Germany’s willingness to bow to Russia should top the list of any free-thinkers’ worries. That Germany portrays itself as the kindest world power looks rather at odds with its refusal to lend any meaningful support to Ukraine. Obviously, this is all because of Germany’s reliance on Russian natural resources, which probably seemed like a great idea in the 1990s when Moscow was a feeble mess, but has now come back to bite them fiercely on the behind. Now, of course, Nord Stream 2 and the endless export of German products must always be put in front of old fashioned values like integrity, honour, and democracy, as well as those pesky Ukrainians and Georgians who keep trying to join the West. 

Putin has yet to launch any military action against Ukraine, and I’m starting to wonder if he’ll bother. Western disunity is at an all-time high, so beyond grabbing a little more territory at great expense, there would be little reward beyond what the Kremlin has already achieved. It has shown the world – and especially China – that the West, as the enlarged unit it has become, does not work. Germany has shown it will toe the Russian line due to its historical guilt and resource weaknesses, while Hungary’s Viktor Orban has expressed outright solidarity with the Kremlin, doubtless partly a result of Budapest’s increasing exasperation with Brussels’ insistence on pushing a leftist narrative. 

Poland and the Baltic states, meanwhile, have done what they can to remind the Free World of the values it once propagated, but without the rest of Europe behind them, there isn’t much they can do to deter Russia alone. The Anglophone world has been somewhat more inspiring, although not much; Britain has sent weapons and instructors to Ukraine, but any pride in this move is slightly marred by Boris Johnson’s ongoing political drama and a potential rebellion from his own party.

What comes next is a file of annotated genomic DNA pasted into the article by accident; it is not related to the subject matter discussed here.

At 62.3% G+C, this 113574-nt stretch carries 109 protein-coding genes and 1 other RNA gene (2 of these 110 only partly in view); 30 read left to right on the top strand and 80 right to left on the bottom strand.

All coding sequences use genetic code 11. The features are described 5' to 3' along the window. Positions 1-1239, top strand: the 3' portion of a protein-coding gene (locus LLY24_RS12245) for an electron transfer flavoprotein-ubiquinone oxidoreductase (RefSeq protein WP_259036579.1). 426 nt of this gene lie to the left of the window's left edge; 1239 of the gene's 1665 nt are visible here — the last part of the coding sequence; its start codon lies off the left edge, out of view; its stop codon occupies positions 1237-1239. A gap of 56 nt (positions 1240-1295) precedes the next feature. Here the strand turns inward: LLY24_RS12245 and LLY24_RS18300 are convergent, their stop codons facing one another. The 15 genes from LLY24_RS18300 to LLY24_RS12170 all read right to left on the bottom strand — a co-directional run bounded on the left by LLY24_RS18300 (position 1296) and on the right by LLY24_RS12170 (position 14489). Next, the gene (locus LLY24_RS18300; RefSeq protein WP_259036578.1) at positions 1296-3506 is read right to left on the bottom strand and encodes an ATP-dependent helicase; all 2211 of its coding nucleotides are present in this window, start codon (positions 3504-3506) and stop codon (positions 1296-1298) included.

The US’ tough talk of threatening sanctions was decidedly undercut by President Joe Biden hinting that no action would be taken against Russia in the event of a “minor incursion”, without specifying what on earth might actually constitute such a thing. Under so many pressures from such a variety of angles, the EU and NATO face long-term damage. Who knows, perhaps this could all be a catalyst of collapse that historians will look back on as we consider the infighting, invasions, and incompetence that led to the fall of the Roman Empire. 

The blame for these developments largely falls on Germany. As Europe’s economic powerhouse, EU countries take their lead from Berlin as much as Brussels, and Germany’s quasi-Russophilia and lingering guilt from the 20th century has led Europe to inaction where it should have been firm and decisive.

A cynic might wonder if they’d have been so cowardly if the lives at stake had been German rather than Ukrainian and Georgian – but no, such a thought would never have occurred to the saintly minds of the Bundestag. They’re the nicest politicians in the world, after all; we can always count on those who flooded Europe with Middle Eastern refugees to do the right thing. Always.